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QE? High level of indebtedness? Risk of default? Not for Brazil

Some elements are common to the adverse economic phase experienced by developed economies such as the USA and the Euro Area (EA) in current days. As a consequence of the attempt of a sharp reduction in public deficit – which is indispensable, given the imminent risk of default of some European Countries – both the USA and the EA have been suffering with historically high unemployment rates. In addition, because both economies has fell in the liquidity trap, Central Banks have been considering to implement non-conventional monetary measures which the outcomes are quite doubtful– such as the Quantitative easing (QE), already adopted by the Federal Reserve – in order to provide further stimulus for credit grant.

Brazil’s current economic situation differs greatly from those faced by developed countries. Unemployment rate has reached its lowest level over the past decades. Since the current public deficit is moderated level (see graph 1), Government has been adopting an aggressive fiscal policy through both increase on expenditures (pulled by a huge amount of investments in infrastructure required for hosting the Football World Cup and the Olympic Games in the following years) and reduction in some of it sources of revenue (recently the government announced a plan for reducing the energy tariff in more than 20%). Besides that, companies which intend to perform long run investments related to social, regional and environmental can, more than ever, have access to subsidized interest rates, through BNDES (“Banco Nacional de Desenvolvimento Econômico e Social”). Another outstanding performance of the Brazilians’s economy can be noticed in soundness and efficiency of the banking system: ratio credit/GDP achieved the historical value of 51% last September, which represents a growth of about 100% in the last 12 years[1]. Undeniably, this is one factor which enabled Brazil’s economy to reach the sixth highest GDP in the world last year.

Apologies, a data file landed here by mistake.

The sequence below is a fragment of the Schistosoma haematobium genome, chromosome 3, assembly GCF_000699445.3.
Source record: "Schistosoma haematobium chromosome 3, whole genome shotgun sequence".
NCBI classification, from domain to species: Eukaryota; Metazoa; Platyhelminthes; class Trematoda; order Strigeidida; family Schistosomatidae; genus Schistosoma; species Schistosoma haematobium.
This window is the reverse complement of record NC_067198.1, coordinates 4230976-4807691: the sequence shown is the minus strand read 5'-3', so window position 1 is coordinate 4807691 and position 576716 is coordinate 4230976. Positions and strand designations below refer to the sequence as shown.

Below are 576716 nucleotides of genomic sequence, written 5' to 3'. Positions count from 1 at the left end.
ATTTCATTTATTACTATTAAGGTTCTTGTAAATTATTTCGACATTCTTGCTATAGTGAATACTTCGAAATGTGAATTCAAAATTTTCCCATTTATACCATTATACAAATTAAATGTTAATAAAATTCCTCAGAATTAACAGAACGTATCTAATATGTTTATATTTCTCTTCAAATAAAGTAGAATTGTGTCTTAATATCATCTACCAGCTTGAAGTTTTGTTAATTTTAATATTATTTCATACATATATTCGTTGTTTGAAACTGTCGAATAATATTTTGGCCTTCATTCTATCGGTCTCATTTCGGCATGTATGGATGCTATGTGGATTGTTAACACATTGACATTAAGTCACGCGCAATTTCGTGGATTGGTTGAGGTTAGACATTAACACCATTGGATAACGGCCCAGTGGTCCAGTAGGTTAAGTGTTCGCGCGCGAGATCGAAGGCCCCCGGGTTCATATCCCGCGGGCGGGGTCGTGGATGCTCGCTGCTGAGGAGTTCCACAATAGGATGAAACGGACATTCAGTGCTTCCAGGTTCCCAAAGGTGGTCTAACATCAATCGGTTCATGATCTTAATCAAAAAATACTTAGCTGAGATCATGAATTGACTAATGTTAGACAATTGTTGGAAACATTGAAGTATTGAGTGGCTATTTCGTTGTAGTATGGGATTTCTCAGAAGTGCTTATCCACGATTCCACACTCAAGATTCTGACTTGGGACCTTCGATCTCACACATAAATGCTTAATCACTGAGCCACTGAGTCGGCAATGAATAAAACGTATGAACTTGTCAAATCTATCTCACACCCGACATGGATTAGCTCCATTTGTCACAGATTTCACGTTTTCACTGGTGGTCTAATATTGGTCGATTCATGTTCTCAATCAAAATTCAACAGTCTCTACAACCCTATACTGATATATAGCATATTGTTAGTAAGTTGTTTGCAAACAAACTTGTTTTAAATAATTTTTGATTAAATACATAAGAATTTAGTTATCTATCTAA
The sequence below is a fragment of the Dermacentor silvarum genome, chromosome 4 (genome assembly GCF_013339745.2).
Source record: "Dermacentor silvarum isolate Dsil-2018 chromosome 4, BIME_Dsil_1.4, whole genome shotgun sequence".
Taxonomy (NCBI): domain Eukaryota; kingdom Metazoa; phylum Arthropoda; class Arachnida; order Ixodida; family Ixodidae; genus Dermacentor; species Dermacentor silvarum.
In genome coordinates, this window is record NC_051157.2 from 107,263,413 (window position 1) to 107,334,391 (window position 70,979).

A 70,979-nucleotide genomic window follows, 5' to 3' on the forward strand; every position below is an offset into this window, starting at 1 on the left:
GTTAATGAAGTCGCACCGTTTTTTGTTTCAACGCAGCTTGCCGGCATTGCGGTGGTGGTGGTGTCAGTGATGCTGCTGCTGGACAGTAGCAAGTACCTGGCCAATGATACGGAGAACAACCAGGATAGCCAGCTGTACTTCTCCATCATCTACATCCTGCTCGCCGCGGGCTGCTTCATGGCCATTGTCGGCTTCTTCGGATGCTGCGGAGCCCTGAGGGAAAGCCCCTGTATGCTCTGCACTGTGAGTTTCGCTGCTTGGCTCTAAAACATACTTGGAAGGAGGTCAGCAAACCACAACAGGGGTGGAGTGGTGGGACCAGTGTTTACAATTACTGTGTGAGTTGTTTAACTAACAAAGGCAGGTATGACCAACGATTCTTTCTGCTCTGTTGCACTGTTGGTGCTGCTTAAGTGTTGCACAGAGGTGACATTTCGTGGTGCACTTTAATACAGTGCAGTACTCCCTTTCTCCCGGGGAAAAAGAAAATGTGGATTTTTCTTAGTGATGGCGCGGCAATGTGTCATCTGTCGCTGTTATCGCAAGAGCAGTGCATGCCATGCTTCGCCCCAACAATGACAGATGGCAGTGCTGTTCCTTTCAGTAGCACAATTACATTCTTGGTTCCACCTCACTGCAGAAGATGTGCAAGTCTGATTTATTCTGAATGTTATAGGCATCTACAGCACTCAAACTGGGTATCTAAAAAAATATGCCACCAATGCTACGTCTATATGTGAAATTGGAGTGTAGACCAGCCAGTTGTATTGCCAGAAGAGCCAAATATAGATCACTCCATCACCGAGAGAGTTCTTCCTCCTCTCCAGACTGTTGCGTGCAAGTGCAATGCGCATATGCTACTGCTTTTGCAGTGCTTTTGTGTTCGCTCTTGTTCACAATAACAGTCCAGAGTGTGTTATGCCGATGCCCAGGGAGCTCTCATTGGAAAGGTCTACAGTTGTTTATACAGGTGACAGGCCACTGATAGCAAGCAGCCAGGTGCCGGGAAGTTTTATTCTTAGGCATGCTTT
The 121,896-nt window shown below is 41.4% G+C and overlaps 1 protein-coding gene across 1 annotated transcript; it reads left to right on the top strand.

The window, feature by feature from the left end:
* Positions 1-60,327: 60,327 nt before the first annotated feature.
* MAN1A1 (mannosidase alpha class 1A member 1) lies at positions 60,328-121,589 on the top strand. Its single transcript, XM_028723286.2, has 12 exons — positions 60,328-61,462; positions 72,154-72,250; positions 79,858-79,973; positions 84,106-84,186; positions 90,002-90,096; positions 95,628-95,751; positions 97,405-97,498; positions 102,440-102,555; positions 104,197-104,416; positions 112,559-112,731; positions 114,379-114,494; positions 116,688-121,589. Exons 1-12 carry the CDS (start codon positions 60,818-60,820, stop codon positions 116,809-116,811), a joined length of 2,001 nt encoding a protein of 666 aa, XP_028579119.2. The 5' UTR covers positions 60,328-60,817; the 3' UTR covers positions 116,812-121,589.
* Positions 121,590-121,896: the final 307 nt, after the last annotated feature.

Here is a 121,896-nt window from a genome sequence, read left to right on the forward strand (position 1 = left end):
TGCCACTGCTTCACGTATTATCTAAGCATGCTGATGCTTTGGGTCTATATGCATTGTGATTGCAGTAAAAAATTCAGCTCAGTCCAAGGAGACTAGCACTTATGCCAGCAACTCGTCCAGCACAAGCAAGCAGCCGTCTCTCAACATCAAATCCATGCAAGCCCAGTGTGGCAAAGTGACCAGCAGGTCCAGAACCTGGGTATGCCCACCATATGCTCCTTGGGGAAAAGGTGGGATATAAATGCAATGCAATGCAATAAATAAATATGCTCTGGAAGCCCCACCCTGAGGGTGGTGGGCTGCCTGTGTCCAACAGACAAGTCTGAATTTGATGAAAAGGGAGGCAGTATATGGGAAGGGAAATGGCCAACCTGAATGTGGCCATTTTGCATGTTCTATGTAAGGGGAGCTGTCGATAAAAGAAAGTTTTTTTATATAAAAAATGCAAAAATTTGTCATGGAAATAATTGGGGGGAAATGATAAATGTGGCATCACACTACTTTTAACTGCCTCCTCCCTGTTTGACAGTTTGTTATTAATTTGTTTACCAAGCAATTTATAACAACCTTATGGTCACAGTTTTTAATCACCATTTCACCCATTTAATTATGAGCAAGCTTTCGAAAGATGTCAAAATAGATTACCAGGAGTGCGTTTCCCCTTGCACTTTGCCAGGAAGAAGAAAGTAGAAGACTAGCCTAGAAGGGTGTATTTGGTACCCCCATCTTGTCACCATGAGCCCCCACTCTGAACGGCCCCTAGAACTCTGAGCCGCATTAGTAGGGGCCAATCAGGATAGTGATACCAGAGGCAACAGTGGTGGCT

Graph 1 – Public Deficit/GDP – Brazil


Source: Trading Economics


The fact that Brazil is an emerging economy with potential capability of sustaining a persistent growth does not exempt it of facing adversities. Even though Brazilian economy is far beyond the liquidity trap as the USA and EU – and so, it makes no sense to conceive implementation of QE or any unconventional measure – Central Bank has been establishing a monetary policy in the sense to provide liquidity for the economy. The continuous decrease in the interest rate set by the Central Bank is a measure to reverse the low rates of economic growth of the last quarters caused by the worsening of global crisis.

Additionally to the modest level of economic growth, Brazil has to deal with a historical problem, which is absent in the developed economies here analyzed: inflation. Fueled by the historical levels of interest rate and unemployment, inflation rate has been persistently above 4.5 % yearly, which is the core of inflation target set by the Central Bank since 2005. For next year, though, markets are not confident that inflation can reduce substantially. According to Focus Bulletin[1], in 2013 the price level is predicted to increase in 5.35%.



Source: Brazil’s Central Bank


To sum up, even though Brazil, the USA and EU have been struggling to keep positive rates of economic growth in scenario of worldwide crisis, the challenges which Brazil has to deal with in the close future are distinct to those faced by developed economies. However, the possibility of the Brazilian government of promoting fiscal and monetary stimulus more effective places the country in a more comfortable situation for the next years.



(1)    Boletim Foucs, Brazil’s Central Bank

(2)    Trading Economics

Rubens Moura

[1] Index which computes market expectations, held by Brazil’s Central Bank



Author: studentnovasbe

Master student in Nova Sbe

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